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Stanford Researchers Develop Fireproof Lithium-ion Batteries with Electrolyte Salt

published: 2022-12-12 16:15

High flammability has been the biggest problem that needs to be solved for lithium-ion batteries. A few days ago, a research team in Stanford University made a breakthrough by developing a non-flammable electrolyte that prevents the battery from catching fire even when exposed to flame. The researchers solved the long-standing safety issue associated with lithium-ion batteries by using a simple tactic: adding more salt.

Heat is generated during the operation of a battery, in which the electrolyte is a flammable liquid, posing a fire risk to smartphones, laptops, EVs and other electronics powered by lithium-ion batteries. To solve this problem, scientists have proposed numerous solutions including integrated fire retardants, overheat warning systems and emergency shutdown procedures. Some of them have also worked around electrodes and electrolytes.

Battery electrolytes enable electrical charges to pass between the anode and cathode. However, the defects within the battery and temperature rise during operations will inflate the electrolyte. When the temperature hits around 60°C, the electrolyte solvent starts to evaporate and transforms from liquid to gas, which is likely to catch fire.

Accordingly, Stanford University partnered with the US Department of Energy’s SLAC National Accelerator Laboratory to develop a non-flammable battery that can work at high temperatures. Specifically, the proposed polymer electrolyte comprises abundant LiFSI, accounting for 63% of total weight. It was paired with flammable solvent molecules, with the two forming a symbiotic relationship, thereby guaranteeing battery safety and performance.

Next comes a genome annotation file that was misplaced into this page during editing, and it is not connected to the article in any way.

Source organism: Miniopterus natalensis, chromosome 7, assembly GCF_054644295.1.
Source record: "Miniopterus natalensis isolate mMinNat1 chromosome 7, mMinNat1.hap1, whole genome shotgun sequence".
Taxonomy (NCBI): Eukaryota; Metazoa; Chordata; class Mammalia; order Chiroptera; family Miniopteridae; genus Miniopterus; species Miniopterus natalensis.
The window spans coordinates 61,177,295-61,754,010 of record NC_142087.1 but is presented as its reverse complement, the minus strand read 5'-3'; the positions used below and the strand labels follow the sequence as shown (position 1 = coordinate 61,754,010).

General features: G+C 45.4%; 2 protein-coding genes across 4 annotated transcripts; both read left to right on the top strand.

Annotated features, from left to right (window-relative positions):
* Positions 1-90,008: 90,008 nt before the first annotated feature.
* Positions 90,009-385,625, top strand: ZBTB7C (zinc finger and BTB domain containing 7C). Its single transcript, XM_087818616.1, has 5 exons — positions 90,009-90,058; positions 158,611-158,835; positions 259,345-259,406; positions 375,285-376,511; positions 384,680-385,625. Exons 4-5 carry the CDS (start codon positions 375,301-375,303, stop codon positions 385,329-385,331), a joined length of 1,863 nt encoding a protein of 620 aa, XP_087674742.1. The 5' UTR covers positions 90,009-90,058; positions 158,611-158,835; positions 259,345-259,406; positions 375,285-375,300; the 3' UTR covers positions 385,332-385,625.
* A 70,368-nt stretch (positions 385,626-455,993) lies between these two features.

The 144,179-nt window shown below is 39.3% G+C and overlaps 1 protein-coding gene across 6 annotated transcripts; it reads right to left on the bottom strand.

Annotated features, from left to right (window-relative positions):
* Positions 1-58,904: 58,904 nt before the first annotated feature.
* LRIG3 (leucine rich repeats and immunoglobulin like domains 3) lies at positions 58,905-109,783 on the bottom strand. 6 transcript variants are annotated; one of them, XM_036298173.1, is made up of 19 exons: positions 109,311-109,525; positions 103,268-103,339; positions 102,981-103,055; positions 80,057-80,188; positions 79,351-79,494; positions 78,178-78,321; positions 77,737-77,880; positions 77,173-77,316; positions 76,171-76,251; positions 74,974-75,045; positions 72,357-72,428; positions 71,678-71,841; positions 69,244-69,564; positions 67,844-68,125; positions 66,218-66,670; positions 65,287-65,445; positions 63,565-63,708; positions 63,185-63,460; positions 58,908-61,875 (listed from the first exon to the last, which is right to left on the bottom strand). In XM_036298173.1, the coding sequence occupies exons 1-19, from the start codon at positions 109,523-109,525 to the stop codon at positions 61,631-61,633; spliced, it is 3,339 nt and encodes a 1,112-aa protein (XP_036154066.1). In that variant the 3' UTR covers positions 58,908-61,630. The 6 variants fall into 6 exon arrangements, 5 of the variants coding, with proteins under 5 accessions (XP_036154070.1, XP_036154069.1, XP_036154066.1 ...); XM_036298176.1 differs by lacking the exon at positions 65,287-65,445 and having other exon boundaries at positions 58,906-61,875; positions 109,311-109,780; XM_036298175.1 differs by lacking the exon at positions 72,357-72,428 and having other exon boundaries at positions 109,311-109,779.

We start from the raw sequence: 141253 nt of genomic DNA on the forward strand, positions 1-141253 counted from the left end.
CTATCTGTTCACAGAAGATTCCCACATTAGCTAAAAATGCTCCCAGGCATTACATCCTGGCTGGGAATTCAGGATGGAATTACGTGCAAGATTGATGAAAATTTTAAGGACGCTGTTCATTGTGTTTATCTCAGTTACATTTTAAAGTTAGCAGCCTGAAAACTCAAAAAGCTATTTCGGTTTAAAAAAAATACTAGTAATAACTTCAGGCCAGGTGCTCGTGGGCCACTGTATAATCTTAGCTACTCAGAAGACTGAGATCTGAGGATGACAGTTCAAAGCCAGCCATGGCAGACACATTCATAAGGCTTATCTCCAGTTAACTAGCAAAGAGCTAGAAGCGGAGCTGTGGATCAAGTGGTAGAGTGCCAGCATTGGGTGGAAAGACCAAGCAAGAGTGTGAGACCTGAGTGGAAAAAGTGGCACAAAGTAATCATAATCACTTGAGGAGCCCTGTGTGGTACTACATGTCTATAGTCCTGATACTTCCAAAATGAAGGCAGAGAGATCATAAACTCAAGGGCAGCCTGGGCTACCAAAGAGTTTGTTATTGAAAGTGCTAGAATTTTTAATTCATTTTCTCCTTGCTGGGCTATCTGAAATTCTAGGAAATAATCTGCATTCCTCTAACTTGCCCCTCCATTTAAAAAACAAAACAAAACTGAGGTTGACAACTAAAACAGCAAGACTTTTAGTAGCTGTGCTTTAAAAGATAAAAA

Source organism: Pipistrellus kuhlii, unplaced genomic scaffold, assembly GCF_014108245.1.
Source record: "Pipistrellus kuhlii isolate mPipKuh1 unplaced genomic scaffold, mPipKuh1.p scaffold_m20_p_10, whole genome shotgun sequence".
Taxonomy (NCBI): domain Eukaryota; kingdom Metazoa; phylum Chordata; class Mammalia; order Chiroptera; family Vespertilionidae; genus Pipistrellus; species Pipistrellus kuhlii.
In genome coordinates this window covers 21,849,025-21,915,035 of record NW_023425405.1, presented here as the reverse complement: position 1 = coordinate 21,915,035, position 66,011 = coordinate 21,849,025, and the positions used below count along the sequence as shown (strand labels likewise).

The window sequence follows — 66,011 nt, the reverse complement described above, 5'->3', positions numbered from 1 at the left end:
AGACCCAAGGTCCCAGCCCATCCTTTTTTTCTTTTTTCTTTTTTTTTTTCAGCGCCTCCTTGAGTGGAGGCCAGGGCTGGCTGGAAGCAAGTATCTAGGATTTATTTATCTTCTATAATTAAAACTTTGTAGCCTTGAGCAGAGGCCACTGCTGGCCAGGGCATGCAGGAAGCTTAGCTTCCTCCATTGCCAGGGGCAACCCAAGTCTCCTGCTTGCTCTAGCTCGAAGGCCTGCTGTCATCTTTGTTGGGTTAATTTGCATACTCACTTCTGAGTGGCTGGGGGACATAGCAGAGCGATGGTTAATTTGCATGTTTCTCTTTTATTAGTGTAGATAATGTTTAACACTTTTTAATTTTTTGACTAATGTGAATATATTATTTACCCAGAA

The solvent molecules in the electrolyte conduct ions, while the highly concentrated salt “anchors” these molecules to prevent them from evaporating, eliminating the possibility of the battery catching fire. The research team also conducted an experiment on the proposed battery and demonstrated that it can function safely at a maximum ambient temperature of 100°C. Rachel Z Huang, first author of the paper proposing the electrolyte, specified that the greatest challenge facing the battery industry is safety, for which people have spared no effort to develop safe battery electrolytes.

On top of that, the new electrolyte is as gooey as conventional electrolytes, exemplifying its compatibility with commercially available battery components, which is different from other non-flammable experimental electrolytes. Yi Cui, another author of the paper, said that the novel electrolyte is compatible with the existing lithium-ion battery technologies and that it will exert great impact on consumer electronics and electrical transportation.

 (Image credit: SLAC)

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